Pique backed the referendum, which had been declared 'illegal' by the country's central government, and accused Spanish authorities of making things worse in terms of Catalan separatism by how things were handled.
He even likened it to the era of oppression under former Spanish dictator General Franco.
"You vote yes, no, or leave it blank, but you vote. In the Franco era, we couldn't defend our ideas," the World Cup winning centre-back had said in the wake of the interrupted voting process.
"I am, and I feel Catalan, and I am very proud of the people, of their behaviour."
23 mins of training and Spain are done. Piqué goes off with security guard, objects thrown. What a mess…https://t.co/dWYrzTTOwd— David Cartlidge (@davidjaca) October 2, 2017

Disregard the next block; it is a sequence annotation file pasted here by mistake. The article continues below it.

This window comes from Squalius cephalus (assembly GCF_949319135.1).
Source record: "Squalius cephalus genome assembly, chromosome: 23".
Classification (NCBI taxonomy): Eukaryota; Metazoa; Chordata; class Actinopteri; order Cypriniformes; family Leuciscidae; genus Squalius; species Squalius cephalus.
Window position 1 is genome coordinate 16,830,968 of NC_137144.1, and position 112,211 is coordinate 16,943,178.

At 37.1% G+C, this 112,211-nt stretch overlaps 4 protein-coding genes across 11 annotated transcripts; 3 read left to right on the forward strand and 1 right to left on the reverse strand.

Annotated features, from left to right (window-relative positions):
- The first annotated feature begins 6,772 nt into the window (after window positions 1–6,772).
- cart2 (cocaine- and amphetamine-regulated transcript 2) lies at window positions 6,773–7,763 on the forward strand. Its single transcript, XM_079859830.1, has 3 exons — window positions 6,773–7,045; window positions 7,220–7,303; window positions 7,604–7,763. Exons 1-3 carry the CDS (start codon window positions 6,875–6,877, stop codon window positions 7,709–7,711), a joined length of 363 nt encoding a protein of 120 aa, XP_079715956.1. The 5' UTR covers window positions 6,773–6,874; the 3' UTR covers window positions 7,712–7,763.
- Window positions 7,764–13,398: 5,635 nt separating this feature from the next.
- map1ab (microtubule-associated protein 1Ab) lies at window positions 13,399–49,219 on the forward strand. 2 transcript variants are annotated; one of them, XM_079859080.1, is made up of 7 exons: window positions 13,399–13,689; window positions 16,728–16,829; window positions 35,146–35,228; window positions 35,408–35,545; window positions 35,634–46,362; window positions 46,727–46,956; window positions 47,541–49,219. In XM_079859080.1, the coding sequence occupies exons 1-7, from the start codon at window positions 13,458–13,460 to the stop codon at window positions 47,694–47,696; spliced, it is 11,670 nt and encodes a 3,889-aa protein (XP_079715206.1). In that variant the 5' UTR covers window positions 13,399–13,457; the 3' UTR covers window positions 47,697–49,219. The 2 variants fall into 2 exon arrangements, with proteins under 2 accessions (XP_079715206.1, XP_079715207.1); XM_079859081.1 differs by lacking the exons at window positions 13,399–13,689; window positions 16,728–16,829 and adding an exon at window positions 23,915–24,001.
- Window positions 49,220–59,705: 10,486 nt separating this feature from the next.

Pique has been careful not to come out publicly on one side of the other, but even just his support of the right for Catalans to vote has drawn criticism from plenty in Spain.
He was greeted by a chorus of boos and jeers from the stands when he made his way out onto the training pitch, with a number of fans holding signs and placards which read, 'Pique Fora' - translated to Pique Out.
The session was then quickly wrapped up after barely 20 minutes.
Also on Monday, the 30-year-old said that he would be willing to step down and withdraw himself from the national team ahead of next summer's World Cup if his continued involvement while he supports the referendum is seen to be disruptive.
In his own mind, he want to keep representing Spain, but won't if it causes problems.
"I think I can continue.
"But if the board really thinks I'm a problem, I will take a step back and leave the national team before 2018," he said.